PostPosted: Mon May 07, 2018 8:20 pm 
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This has been a bad week for Chicago:

http://www.chicagotribune.com/news/loca ... story.html

Quote:
Chicago sees its most violent week of the year: 9 killed, 76 wounded


By Chicago Tribune staff
Chicago Tribune

The last seven days in Chicago have been the most violent week of the year, with just three police districts on the West Side bearing the brunt of the recent violence, according to data kept by the Tribune.

At least 85 people were shot between Monday, April 30, and this past Sunday, including a 4-year-old girl, a 12-year-old boy, a 15-year-old on a CTA bus, a young mother, several other young teens, a federal agent and two relatives of a gunshot victim waiting outside a hospital.


Of those shot, at least nine died.

The city had been averaging about 42 shootings each week this year, according to Tribune data. With last week’s shootings, the average rises to almost 45 people a week. The least violent period was the week of Feb. 5, when 16 people were shot in Chicago.

Nearly half of those shot in the last week were hit by gunfire in three police districts that have long been troubled by violence: Harrison, Ogden and Austin.

At least 25 people were shot in the Harrison District, bounded roughly by Division Street, Roosevelt Road, Western Avenue and Cicero Avenue. One shooting last week wounded five people, including a young mother who was killed. There were two double-shootings within five hours on the same block of Madison Street over the weekend. A 12-year-old boy was seriously hurt.

Another nine people were shot in the Ogden District, which borders Harrison on the south. They included two women wounded Saturday evening outside Mount Sinai Hospital while waiting to hear about a relative who had been shot earlier in the day.

Five people were shot in the Austin District, which borders Harrison on the west, including a 16-year-old boy critically wounded Wednesday afternoon.

In the Grand Central District, which borders Harrison on the north and extends into the Northwest Side, at last six people were shot, according to Tribune data. They included a man and a woman who were hit while driving down Cicero Avenue Saturday morning.

The rest of the week's shootings were scattered among 11 other police districts across the city, including five shot in the Englewood District on the South Side and five in the Calumet District on the Far South Side.

Police Department supervisors in the Harrison, Austin, Ogden and Grand Central districts have been analyzing shooting data in real time through a computer program called HunchLab to quickly determine where to best deploy patrol and tactical officers.

The deployments are integrated with ShotSpotter gunshot detection technology, which tells officers in the field where gunfire is coming from on their work-issued smart phones.

The technology is used at Strategic Decision Support Centers, where police district personnel analyze data projected on large TV screens displaying crime maps and surveillance video footage from police cameras in neighborhoods.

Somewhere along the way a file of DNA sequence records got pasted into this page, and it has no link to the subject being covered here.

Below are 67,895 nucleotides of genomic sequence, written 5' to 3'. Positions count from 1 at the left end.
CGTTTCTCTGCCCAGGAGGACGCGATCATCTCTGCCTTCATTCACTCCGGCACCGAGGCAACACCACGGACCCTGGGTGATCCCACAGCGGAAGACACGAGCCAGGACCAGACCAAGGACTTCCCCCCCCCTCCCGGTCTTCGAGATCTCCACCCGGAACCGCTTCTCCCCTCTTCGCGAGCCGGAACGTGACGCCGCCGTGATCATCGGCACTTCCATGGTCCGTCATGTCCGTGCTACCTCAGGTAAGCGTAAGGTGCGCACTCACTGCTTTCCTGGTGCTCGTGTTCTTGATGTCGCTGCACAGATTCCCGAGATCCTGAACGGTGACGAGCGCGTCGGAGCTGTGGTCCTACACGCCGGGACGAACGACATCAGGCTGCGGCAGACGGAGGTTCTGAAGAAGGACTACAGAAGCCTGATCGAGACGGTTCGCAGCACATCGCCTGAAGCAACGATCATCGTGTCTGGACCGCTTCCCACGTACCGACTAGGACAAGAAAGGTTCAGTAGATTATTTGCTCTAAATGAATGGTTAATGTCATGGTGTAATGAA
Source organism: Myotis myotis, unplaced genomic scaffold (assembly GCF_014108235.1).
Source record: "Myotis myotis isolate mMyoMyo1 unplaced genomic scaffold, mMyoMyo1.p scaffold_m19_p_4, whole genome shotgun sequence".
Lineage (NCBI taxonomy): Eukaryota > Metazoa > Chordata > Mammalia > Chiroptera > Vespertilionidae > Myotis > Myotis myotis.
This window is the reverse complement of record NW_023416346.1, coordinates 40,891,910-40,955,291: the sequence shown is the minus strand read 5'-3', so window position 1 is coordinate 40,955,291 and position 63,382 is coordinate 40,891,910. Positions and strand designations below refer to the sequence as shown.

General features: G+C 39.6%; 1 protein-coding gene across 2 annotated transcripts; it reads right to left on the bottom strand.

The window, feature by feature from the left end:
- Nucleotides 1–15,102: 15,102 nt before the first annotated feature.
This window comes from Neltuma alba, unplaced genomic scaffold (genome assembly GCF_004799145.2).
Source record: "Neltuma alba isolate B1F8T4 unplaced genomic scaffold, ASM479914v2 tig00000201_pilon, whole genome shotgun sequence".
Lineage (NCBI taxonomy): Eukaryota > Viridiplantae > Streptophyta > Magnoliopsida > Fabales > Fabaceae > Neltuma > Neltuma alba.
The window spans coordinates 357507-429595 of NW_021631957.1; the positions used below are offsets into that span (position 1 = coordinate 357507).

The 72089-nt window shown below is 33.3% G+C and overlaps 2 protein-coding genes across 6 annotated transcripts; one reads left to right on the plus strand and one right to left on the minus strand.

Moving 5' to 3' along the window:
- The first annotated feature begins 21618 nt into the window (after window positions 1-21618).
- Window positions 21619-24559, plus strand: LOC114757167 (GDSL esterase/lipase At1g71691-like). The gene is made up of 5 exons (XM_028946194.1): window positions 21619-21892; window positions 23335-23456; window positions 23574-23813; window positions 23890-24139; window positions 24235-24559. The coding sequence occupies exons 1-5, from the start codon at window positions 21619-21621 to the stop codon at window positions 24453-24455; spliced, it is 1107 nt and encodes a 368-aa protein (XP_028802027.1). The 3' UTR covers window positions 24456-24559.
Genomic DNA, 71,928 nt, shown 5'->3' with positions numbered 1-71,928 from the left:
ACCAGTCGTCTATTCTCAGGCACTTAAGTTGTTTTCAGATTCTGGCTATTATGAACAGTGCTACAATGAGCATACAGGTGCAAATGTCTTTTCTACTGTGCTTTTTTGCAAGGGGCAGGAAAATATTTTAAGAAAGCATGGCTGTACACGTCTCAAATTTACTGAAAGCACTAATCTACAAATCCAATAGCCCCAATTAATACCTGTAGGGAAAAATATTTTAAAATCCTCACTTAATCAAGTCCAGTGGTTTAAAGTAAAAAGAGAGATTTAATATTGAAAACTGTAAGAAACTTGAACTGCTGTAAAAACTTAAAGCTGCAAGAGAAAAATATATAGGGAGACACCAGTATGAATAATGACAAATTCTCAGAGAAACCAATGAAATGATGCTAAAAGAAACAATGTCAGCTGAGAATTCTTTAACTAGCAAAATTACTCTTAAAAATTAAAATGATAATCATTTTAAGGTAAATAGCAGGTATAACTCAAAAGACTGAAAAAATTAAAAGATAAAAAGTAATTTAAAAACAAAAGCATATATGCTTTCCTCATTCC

The recent burst of violence brings the number of people shot in the city this year to at least 804, according to data kept by the Tribune. That's below the previous two years, when violence hit record levels. Last year at this time, 1,087 people had been shot. In 2016, the number was 1,199. But this year's numbers are still substantially higher than other recent years.

Homicides have followed the same pattern, with at least 161 this year. That compares to 198 this time last year, and 205 in 2016, according to Tribune data.


The weather is warming up there so naturally more people are out and historically the violence tends to increase as warmer weather approaches.

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 Post subject: Re: Illinois: Greece on Lake Michigan
PostPosted: Mon May 07, 2018 9:19 pm 
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It is warmer in my county as well, but no one has been shot here all year. No one last year either, or the year before that or the year before that ... not since I've lived here ... 5.5 years. No one.

I wonder what is different ?

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 Post subject: Re: Illinois: Greece on Lake Michigan
PostPosted: Mon May 07, 2018 9:48 pm 
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Well, I'll be ... I was wrong !! Someone was shot and I didn't get the memo !! Ok ... one guy, doing something bad ... in 5 years !?

http://www.cjonline.com/news/20180322/wabaunsee-county-shooting-death-of-alma-man-ruled-justifiable-self-defense

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 Post subject: Re: Illinois: Greece on Lake Michigan
PostPosted: Tue May 08, 2018 9:47 am 
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Thank goodness Chicago has such tough gun laws. I mean it looks like the reporting from Fallujah as is but if they had more lax gun laws it would have casualty reports rivaling Iwo Jima.

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 Post subject: Re: Illinois: Greece on Lake Michigan
PostPosted: Tue May 08, 2018 10:01 am 
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jwilkerson wrote:
Well, I'll be ... I was wrong !! Someone was shot and I didn't get the memo !! Ok ... one guy, doing something bad ... in 5 years !?

http://www.cjonline.com/news/20180322/wabaunsee-county-shooting-death-of-alma-man-ruled-justifiable-self-defense



Well, all things considered....I think Chicago probably has like 300-400 times more people than your county does Wilkerson.

And then there is also the urban heat factor.

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 Post subject: Re: Illinois: Greece on Lake Michigan
PostPosted: Tue May 08, 2018 11:21 am 
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Quote:
... the urban heat factor ...


Ah, that must be it. Whereas out here, we have the country heat factor !

Image

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 Post subject: Re: Illinois: Greece on Lake Michigan
PostPosted: Tue May 08, 2018 12:41 pm 
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jwilkerson wrote:
Quote:
... the urban heat factor ...


Ah, that must be it. Whereas out here, we have the country heat factor !

Image



Yes, different kinds of herds.